FOODIE FRIDAY — If you travel through the Balkans by motorbike or car, you will often see roadside farm stands of varying size and stature. We saw them in almost every country through which we traveled, it seemed that the most farm stands were by far in Croatia and Bosnia.
Farm Stand Honey
If I can be so bold – every single roadside farm stand had honey for sale; many of the farm stands had cheese as well, but honey was the staple. Although the labels on most of the jars were in the native language, through broken English, hand gestures, and some crude stick drawings, we were able to discern that there were many different honey types based on the type of plants the bees were pollinating in the region. They included clover, citrus, buckwheat, wildflower, sage, etc. It seemed as though it was a gimmick, but in sampling each of the flavors, some genuinely tasted like the plant from which they said the honey was made.
We debated stopping at one of these local farm stands because frankly we don’t have much room to store anything on the motorbike when we travel. That being said, we felt we would really regret not stopping and picking up something to enjoy, perhaps on our catamaran cruise of the Dalmatian Coast which was quickly approaching. I think we were also encouraged to stop because we had driven by so many stands on our way to Plitvice Lakes but ran into a dry spell on our way out. So we stopped at one of the most humble ones we had seen. There was a really nice gentleman farmer operating his stand that day. We selected two cheeses he had made on his farm from his cows and sheep. We picked a hard, aged, strong sheep cheese, and a softer, somewhat milder cow cheese. Although he spoke about 5 words of English, he was super nice and let us sample every variety of honey to pick the right one. He also explained all of the honey at his stand were from bees he owns and for which he cares. Because we’re able to get lots of varieties of honey where we live (San Diego, CA), the one we selected was called Borovina, a taste we have not found in the US and only once during our travels, in Italy.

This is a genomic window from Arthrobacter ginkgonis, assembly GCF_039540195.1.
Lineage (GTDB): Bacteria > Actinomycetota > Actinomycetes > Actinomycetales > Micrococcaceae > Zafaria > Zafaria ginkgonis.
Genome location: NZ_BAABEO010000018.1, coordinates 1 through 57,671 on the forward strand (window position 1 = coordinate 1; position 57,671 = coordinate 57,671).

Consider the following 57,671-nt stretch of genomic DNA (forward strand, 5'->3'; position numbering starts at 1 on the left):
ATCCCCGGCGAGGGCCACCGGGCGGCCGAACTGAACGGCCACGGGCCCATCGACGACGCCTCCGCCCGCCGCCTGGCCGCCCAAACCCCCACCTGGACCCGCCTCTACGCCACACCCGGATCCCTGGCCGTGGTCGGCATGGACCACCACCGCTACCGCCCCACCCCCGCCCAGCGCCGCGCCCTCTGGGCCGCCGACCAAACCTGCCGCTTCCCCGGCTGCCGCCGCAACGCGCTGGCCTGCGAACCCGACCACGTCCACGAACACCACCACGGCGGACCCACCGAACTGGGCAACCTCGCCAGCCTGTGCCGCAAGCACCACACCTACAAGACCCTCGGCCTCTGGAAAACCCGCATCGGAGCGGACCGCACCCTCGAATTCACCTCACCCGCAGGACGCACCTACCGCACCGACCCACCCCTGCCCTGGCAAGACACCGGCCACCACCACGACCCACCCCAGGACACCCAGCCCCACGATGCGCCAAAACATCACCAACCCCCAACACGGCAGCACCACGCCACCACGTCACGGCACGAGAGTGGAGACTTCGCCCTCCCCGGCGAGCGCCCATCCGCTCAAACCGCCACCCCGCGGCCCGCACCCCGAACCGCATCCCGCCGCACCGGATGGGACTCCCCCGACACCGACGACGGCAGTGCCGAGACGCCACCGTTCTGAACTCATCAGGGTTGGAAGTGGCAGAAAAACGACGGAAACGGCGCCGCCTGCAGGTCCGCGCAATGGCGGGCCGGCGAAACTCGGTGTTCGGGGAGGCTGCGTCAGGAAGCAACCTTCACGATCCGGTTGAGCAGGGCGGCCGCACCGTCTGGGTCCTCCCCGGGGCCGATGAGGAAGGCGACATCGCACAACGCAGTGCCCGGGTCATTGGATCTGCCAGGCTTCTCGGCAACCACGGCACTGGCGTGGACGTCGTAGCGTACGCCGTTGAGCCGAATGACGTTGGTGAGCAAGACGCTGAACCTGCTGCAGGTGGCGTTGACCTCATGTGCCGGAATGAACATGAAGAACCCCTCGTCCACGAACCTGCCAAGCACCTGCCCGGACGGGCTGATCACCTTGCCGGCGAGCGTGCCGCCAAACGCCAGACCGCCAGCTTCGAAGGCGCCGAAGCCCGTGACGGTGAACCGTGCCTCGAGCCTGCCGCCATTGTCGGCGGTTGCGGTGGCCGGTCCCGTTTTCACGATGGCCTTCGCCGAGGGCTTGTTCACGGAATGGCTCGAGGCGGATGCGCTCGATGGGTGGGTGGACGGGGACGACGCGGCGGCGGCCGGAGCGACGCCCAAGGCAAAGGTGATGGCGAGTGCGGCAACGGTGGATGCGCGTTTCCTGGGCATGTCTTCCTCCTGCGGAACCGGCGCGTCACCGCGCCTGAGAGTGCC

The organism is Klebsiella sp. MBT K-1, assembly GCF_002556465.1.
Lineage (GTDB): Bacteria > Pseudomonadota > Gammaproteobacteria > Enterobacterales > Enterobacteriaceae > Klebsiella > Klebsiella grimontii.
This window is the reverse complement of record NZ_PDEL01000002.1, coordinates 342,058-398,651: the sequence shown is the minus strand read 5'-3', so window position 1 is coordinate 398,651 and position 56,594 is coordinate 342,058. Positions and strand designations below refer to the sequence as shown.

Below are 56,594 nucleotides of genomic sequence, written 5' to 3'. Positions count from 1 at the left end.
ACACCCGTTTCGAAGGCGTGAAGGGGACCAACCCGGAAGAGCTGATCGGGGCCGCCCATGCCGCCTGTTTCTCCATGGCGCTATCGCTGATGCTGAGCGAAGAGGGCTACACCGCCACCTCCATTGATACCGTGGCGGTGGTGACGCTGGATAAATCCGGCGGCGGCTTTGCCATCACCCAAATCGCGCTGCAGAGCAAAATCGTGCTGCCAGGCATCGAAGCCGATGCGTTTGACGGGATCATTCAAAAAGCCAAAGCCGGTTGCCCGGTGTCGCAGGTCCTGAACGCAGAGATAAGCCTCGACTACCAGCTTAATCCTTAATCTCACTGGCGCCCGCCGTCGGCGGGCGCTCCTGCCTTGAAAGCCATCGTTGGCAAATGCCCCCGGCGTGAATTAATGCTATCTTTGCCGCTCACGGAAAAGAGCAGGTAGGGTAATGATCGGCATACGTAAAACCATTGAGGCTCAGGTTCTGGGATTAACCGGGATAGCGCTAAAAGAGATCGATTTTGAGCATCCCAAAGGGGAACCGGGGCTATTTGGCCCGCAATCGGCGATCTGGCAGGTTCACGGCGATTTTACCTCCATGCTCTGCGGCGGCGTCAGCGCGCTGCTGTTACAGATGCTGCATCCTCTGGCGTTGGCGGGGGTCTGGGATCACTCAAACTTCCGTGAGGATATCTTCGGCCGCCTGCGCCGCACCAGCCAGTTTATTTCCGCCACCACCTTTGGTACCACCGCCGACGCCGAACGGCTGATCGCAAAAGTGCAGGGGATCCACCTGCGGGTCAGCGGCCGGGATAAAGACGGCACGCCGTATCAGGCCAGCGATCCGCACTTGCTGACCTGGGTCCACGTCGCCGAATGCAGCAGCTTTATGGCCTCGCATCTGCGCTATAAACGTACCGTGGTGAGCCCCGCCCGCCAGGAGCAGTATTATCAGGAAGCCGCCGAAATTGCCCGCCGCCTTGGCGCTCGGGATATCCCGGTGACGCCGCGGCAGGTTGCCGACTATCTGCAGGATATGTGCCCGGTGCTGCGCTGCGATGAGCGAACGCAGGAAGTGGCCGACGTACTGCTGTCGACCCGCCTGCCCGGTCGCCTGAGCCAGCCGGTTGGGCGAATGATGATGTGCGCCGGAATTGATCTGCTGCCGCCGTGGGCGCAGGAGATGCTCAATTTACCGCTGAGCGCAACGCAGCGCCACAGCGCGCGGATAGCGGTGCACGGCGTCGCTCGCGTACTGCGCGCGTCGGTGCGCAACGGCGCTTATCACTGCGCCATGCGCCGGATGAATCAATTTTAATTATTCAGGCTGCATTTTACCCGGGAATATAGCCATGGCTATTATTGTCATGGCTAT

Our favorite “honey” though I don’t think it was truly a honey, is something they called Borovina. It has the consistency of honey, but with a distinct but subtle pine essence. We sampled something similar when visiting Rebecca’s cousin in Milan which they bought at a shop in the mountains where they have a home in Fondovalle, in the Italian Alps. I didn’t like it at first, but now I am a huge fan of it. It’s very tasty but not overwhelming. If you can imagine honey but with a hint of the smell and flavor of pine needles; it is truly unique and should be on every foodie’s list.
Other Farm Stand Products
On our way out of Mostar, Bosnia-Herzegovina, we came across another roadside stand that we could not pass up. It was a bit bigger than most of the others we saw and with a big “Home Made Products” sign adorning a bright yellow shack, I was reminded for some reason of our travels to Jamaica, the shack was that bright. The older gentleman running the stand was very gregarious; he was very engaging and helpful without being pushy. He really seemed like he wanted to make sure we were happy with the right selections so we could tell our neighbors, just a super nice guy. In addition to honey for sale, he had all sorts of fresh fruits and vegetables, bundles of hanging garlic and peppers, a wide selection of dried fruits, and bottles of olive oil. I’m really glad we travel by motorbike, because I’m sure I would have bought a lot more. As it was, we bought some honey and more Borovina so we could bring some of the tastes of the Balkans back home to our family in America.